Nuances, Limitations, and Shortcomings of the CUR
So far, we’ve established that if you’re an AWS customer, you should probably set up the CUR sooner rather than later. However, we’ve also hinted at some of the CUR’s flaws. After all, the CUR is far from a perfect tool!
That’s why before you start working with the AWS CUR, you’ll want to be aware of its various nuances, limitations, and shortcomings. Here are some of the major ones:
- The CUR in its native form is unreadable
- Requires an analytics tool to parse and interpret data
- Learning curve for CUR-specific structure and terminology
- CUR updates can be inconsistent
- CUR features and documentation can be misaligned
- You must opt into the CUR to get detailed data
We’ll take a closer look at each one in turn.
Unreadable in Native Form
While the CUR is essentially just a database table, it’s a really big database table. In the words of the AWS documentation: “The size of an individual report can grow to more than a gigabyte and might exceed the capacity of desktop spreadsheet applications to display every line.” Indeed, as we saw in an earlier screenshot of the CUR, it’s not something you’d want to view in Excel.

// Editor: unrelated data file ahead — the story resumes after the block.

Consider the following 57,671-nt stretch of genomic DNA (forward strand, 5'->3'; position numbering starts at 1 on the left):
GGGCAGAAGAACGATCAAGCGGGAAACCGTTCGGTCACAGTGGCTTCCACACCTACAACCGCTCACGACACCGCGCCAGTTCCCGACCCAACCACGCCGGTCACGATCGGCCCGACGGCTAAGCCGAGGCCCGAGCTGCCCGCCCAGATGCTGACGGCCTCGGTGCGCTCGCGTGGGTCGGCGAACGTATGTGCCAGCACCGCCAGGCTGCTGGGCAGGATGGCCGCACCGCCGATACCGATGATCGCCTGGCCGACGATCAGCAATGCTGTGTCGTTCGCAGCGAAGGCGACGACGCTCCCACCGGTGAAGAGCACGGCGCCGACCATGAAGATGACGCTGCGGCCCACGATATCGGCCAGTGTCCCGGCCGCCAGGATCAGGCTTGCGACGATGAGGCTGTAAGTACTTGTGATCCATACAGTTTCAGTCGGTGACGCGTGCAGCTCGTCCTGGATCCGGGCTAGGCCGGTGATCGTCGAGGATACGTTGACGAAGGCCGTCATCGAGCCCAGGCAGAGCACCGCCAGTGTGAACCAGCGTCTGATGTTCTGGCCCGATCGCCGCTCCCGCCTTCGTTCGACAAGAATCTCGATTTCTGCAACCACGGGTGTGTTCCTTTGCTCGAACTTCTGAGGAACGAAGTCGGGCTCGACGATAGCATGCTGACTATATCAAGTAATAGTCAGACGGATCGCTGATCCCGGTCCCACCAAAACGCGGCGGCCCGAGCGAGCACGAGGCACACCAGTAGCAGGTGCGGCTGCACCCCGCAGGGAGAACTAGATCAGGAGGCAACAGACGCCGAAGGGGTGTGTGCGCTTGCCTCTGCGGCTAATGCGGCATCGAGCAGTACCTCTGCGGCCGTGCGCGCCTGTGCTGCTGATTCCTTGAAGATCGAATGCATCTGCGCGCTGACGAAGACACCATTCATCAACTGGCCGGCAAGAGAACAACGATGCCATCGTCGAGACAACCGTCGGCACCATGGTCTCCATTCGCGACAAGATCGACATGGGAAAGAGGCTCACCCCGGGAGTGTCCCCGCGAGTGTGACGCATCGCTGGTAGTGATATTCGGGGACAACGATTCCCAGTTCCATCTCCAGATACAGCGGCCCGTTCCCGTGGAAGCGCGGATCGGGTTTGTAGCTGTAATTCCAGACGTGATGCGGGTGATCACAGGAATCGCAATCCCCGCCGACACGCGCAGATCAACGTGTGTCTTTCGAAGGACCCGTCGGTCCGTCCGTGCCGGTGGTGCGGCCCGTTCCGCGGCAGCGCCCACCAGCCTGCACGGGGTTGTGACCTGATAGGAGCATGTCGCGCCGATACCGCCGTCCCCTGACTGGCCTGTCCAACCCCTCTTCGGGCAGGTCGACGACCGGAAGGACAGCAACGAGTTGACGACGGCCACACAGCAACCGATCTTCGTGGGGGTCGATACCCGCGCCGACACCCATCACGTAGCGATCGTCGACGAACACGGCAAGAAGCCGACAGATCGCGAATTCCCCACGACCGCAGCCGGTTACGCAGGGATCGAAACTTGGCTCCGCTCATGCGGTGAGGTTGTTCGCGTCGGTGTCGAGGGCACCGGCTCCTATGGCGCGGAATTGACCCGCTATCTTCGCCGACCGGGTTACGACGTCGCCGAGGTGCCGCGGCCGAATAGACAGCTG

Why is this? A single Cost and Usage report can have over a hundred columns, and that’s with the default settings. If you use extensive tagging on your resources, the number of columns becomes effectively unlimited.
Depending on how you set up your CUR, you could also have many rows referring to a single resource. For example, if you choose the hourly time granularity, AWS generates one row per hour for each resource. Given this, it’s easy to see why CUR files, even for small and mid-sized organizations, can easily surpass the 1 million lines per file limit. When this happens, your CUR will be split into multiple files.